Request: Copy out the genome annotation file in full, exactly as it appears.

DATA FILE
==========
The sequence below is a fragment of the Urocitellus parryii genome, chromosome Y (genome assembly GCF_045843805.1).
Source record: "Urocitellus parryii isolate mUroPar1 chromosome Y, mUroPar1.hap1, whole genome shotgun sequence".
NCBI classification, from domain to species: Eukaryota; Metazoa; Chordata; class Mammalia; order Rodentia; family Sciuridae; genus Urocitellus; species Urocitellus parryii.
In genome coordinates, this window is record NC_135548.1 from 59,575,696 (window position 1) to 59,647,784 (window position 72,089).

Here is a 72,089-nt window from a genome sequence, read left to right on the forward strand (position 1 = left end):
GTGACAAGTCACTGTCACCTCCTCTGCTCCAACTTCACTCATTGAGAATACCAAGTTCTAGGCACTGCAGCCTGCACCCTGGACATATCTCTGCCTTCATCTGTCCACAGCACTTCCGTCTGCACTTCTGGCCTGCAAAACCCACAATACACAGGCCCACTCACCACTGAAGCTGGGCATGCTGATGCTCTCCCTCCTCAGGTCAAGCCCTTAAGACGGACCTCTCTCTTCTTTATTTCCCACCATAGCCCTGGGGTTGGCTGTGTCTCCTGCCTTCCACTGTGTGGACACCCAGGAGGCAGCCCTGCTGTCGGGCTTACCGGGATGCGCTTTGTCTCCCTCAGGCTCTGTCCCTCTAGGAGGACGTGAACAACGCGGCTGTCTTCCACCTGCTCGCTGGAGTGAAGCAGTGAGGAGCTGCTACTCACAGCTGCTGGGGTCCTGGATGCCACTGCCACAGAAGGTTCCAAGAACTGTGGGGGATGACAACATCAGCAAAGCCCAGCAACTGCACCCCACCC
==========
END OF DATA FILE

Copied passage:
The sequence below is a fragment of the Urocitellus parryii genome, chromosome Y (genome assembly GCF_045843805.1).
Source record: "Urocitellus parryii isolate mUroPar1 chromosome Y, mUroPar1.hap1, whole genome shotgun sequence".
NCBI classification, from domain to species: Eukaryota; Metazoa; Chordata; class Mammalia; order Rodentia; family Sciuridae; genus Urocitellus; species Urocitellus parryii.
In genome coordinates, this window is record NC_135548.1 from 59,575,696 (window position 1) to 59,647,784 (window position 72,089).

Here is a 72,089-nt window from a genome sequence, read left to right on the forward strand (position 1 = left end):
GTGACAAGTCACTGTCACCTCCTCTGCTCCAACTTCACTCATTGAGAATACCAAGTTCTAGGCACTGCAGCCTGCACCCTGGACATATCTCTGCCTTCATCTGTCCACAGCACTTCCGTCTGCACTTCTGGCCTGCAAAACCCACAATACACAGGCCCACTCACCACTGAAGCTGGGCATGCTGATGCTCTCCCTCCTCAGGTCAAGCCCTTAAGACGGACCTCTCTCTTCTTTATTTCCCACCATAGCCCTGGGGTTGGCTGTGTCTCCTGCCTTCCACTGTGTGGACACCCAGGAGGCAGCCCTGCTGTCGGGCTTACCGGGATGCGCTTTGTCTCCCTCAGGCTCTGTCCCTCTAGGAGGACGTGAACAACGCGGCTGTCTTCCACCTGCTCGCTGGAGTGAAGCAGTGAGGAGCTGCTACTCACAGCTGCTGGGGTCCTGGATGCCACTGCCACAGAAGGTTCCAAGAACTGTGGGGGATGACAACATCAGCAAAGCCCAGCAACTGCACCCCACCC